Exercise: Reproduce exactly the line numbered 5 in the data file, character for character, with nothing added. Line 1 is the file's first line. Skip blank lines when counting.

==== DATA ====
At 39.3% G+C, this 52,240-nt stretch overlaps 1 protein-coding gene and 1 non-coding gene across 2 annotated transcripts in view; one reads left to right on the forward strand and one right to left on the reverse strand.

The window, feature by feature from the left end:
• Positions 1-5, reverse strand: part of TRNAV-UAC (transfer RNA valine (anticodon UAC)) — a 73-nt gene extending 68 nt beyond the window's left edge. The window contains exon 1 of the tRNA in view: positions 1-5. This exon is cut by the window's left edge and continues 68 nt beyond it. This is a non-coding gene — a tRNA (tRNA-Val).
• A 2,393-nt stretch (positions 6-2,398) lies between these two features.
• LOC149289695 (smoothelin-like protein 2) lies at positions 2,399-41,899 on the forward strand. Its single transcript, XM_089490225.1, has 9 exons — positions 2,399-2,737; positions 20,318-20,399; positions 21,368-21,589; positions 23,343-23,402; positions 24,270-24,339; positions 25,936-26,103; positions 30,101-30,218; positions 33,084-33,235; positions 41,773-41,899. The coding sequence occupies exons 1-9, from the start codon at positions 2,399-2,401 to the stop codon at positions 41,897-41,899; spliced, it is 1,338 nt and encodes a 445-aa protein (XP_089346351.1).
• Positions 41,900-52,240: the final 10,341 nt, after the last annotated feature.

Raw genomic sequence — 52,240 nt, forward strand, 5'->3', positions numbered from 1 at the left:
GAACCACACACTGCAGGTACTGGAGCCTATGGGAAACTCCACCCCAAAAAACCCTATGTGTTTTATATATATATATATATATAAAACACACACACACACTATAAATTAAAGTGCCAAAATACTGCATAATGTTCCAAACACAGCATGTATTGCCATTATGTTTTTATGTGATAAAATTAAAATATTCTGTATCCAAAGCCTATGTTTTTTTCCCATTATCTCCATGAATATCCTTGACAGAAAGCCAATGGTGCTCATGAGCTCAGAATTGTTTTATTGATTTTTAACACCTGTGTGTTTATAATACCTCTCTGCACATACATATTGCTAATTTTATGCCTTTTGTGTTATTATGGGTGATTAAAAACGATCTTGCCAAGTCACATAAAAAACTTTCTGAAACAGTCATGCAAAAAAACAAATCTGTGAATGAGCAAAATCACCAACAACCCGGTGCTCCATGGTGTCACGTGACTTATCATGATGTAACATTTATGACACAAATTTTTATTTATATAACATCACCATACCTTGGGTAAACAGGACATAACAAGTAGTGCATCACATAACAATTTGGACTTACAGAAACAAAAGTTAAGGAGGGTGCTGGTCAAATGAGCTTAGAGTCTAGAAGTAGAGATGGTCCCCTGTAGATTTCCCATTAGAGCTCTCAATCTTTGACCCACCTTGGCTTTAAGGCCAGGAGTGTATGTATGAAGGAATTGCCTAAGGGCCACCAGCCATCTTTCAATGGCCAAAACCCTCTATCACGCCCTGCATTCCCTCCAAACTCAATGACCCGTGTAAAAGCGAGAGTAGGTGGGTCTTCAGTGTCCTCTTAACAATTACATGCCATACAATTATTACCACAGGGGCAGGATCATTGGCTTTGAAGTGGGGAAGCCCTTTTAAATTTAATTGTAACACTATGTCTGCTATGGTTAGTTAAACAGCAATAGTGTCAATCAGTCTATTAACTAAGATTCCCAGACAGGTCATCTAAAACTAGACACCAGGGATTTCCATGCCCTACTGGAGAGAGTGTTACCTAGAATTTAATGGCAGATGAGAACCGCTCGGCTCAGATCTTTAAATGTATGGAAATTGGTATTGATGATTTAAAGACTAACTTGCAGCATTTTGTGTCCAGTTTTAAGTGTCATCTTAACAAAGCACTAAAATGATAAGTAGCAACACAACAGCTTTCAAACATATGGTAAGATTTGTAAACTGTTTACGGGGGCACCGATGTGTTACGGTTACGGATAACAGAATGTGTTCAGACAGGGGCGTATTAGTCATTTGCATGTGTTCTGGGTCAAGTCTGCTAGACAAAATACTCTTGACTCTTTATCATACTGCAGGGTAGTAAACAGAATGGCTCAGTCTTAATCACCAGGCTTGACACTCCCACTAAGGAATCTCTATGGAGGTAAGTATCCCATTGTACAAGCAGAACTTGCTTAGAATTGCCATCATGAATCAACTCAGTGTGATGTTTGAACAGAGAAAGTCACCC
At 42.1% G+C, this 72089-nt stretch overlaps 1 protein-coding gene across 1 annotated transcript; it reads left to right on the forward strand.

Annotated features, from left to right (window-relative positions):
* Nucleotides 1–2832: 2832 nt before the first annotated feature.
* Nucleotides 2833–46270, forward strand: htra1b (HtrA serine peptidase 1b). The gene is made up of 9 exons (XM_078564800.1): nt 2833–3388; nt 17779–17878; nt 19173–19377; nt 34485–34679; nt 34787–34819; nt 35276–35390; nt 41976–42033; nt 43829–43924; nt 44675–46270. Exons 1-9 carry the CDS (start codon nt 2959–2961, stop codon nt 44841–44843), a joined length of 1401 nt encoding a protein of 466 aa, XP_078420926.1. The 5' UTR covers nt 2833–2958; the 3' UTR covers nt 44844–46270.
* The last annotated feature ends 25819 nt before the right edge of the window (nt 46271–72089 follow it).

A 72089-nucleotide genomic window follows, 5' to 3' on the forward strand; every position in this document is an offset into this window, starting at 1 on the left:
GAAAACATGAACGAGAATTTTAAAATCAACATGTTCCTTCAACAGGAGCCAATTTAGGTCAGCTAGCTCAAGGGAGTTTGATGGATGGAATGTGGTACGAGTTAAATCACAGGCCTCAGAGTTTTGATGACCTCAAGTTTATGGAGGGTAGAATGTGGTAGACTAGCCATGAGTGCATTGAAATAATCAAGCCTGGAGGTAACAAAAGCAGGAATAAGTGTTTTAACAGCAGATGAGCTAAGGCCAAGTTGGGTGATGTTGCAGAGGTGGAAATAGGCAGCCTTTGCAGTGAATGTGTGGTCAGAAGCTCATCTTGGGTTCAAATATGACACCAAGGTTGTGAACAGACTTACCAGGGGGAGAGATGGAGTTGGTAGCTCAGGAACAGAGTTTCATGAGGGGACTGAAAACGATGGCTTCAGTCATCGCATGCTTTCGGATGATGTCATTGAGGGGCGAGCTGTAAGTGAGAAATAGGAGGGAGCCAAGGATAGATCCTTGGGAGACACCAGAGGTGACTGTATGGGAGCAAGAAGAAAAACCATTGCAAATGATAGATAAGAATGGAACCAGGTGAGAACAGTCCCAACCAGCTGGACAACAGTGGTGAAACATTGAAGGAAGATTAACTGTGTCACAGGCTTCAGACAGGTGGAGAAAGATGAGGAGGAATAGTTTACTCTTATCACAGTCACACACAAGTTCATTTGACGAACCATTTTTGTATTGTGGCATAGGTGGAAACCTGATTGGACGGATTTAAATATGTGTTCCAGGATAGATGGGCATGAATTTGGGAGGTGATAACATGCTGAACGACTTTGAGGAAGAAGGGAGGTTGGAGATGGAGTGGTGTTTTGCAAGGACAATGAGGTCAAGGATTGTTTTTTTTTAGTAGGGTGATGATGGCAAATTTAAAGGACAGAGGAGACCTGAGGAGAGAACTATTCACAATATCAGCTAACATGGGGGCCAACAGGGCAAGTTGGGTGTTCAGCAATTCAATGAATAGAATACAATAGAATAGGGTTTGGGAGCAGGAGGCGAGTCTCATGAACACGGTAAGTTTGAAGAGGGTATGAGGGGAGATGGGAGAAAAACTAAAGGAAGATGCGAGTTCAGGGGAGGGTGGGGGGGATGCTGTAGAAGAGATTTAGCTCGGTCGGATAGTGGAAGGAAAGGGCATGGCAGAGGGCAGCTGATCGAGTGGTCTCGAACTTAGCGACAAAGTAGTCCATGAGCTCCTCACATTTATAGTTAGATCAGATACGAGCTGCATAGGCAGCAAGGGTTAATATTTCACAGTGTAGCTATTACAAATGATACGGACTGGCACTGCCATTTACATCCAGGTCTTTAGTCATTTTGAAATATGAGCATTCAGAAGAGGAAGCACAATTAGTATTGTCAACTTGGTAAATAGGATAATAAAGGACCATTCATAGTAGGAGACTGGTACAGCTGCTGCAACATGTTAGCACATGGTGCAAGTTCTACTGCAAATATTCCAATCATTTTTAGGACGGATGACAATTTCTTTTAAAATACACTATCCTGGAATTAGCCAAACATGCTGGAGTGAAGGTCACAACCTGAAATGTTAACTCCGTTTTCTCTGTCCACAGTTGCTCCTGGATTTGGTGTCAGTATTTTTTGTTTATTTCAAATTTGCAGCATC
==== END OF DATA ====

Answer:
• LOC149289695 (smoothelin-like protein 2) lies at positions 2,399-41,899 on the forward strand. Its single transcript, XM_089490225.1, has 9 exons — positions 2,399-2,737; positions 20,318-20,399; positions 21,368-21,589; positions 23,343-23,402; positions 24,270-24,339; positions 25,936-26,103; positions 30,101-30,218; positions 33,084-33,235; positions 41,773-41,899. The coding sequence occupies exons 1-9, from the start codon at positions 2,399-2,401 to the stop codon at positions 41,897-41,899; spliced, it is 1,338 nt and encodes a 445-aa protein (XP_089346351.1).